Rev­o­lu­tion­ary ro­botic surgery at state hos­pi­tal

Vuk'uzenzele - - Front Page - Monique Johnstone

Del­i­cate Knee Surgery car­ried out with the help of ro­bot­ics at Mitchells Plain hos­pi­tal is the first of its kind in South Africa.

Sur­geons Dr Paul Rowe and Dr Yusuf Has­san re­cently per­formed the first ro­botic knee re­place­ment surgery of its kind in the coun­try at Vic­to­ria and Mitchells Plain District Hos­pi­tal.

This tech­nol­ogy al­lowed the doc­tors to demon­strate the fu­ture of or­thopaedic surgery in South Africa.

The ben­e­fit of the tech­nol­ogy is that it sim­pli­fied the op­er­a­tion for the sur­geons. It gave an ac­cu­rate map of the area of the knee where the im­plant would be made. It also made cut­ting the knee in the op­er­at­ing room very pre­cise.

Us­ing ro­bot­ics means far fewer er­rors dur­ing surgery, in com­par­i­son to surgery done by hand. The pa­tient loses less blood, and the ro­botic sys­tem gives im­me­di­ate elec­tronic feed­back on the suc­cess of the op­er­a­tion.

The pa­tient also re­cov­ers more quickly. Within one or two days af­ter surgery the pa­tient will start show­ing signs of heal­ing and move­ment.

How it works

The ro­botic ma­chine works to­gether with the sur­geon’s hand to give an ac­cu­rate as­sess­ment of the knee. A spe­cial op­ti­cal probe cre­ates a “vir­tual” com­puter model of the knee. This helps the doc­tor to choose the im­plant size that best fits the pa­tient’s knee. The ro­botic op­er­a­tion takes only an hour and half to in­sert the knee im­plant.

“This rev­o­lu­tion­ary tech­nol­ogy al­lows you to tem­plate the pa­tient’s anatomy be­fore mak­ing the bone cuts, and it al­lows you to de­cide where to pre­cisely place the im­plants,” said Dr Has­san.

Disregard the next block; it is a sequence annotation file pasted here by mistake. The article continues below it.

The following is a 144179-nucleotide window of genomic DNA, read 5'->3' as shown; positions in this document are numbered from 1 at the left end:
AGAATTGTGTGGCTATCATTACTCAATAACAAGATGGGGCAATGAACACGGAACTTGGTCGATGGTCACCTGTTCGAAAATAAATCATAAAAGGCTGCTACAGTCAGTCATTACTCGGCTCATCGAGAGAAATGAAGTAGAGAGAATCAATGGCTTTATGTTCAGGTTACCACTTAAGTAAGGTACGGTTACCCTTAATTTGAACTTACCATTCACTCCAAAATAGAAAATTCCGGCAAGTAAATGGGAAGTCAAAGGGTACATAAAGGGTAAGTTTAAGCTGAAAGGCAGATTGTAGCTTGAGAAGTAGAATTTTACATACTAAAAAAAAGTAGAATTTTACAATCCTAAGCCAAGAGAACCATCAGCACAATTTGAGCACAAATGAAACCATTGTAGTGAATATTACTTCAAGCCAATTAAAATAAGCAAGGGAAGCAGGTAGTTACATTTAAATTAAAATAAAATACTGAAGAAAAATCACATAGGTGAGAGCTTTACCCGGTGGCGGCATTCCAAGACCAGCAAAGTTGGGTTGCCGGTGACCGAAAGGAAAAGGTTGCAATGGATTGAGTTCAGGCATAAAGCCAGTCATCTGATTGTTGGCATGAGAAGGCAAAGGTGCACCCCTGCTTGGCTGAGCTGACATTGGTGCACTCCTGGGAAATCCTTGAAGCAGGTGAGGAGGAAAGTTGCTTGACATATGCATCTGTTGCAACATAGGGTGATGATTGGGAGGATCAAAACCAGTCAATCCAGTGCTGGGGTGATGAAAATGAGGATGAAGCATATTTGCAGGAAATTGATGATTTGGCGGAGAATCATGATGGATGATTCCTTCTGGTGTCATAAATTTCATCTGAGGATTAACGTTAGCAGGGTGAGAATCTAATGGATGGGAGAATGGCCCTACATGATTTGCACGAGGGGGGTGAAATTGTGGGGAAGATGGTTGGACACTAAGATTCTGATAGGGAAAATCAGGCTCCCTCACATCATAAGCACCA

Ear­lier this year, Dr Hassen was given in­sight and train­ing on how to use the tech­nol­ogy by an ex­pert at Navio Ro­bot­ics in France. He then brought back his knowl­edge to per­form these ground-break­ing pro­ce­dures in our state hos­pi­tals.

“The ro­botic sys­tem is more ac­cu­rate than a man­ual sys­tem, where af­ter per­form­ing man­ual surgery one would have to wait and see the out­come of the surgery,” said his col­league, Dr Rowe.

“The hope in the de­vel­op­ment of ro­bot­ics is that it will be the next step for the fu­ture of or­thopaedics. We ex­pect sig­nif­i­cant im­prove­ment be­cause re­search is show­ing that the more ac­cu­rately you place the im­plant, the longer the sur­vival of the im­plant.”

Western Cape Min­is­ter of Health, Dr No­mafrench Mbombo, said part­ner­ships were key to this kind of break­through. “The Western Cape Depart­ment of Health con­tin­u­ously strive to lead the way with in­no­va­tive sur­gi­cal pro­ce­dures and it is through part­ner­ships with other health­care or­gan­i­sa­tions that we can pro­vide bet­ter and im­proved health­care for our pa­tients,” she said.

Or­thopaedic sur­geons Dr Paul Rowe and Dr Yusuf Has­san per­formed the first two ro­botic knee re­place­ment surg­eries of its kind in the coun­try re­cently at Vic­to­ria and Mitchells Plain District Hos­pi­tal.

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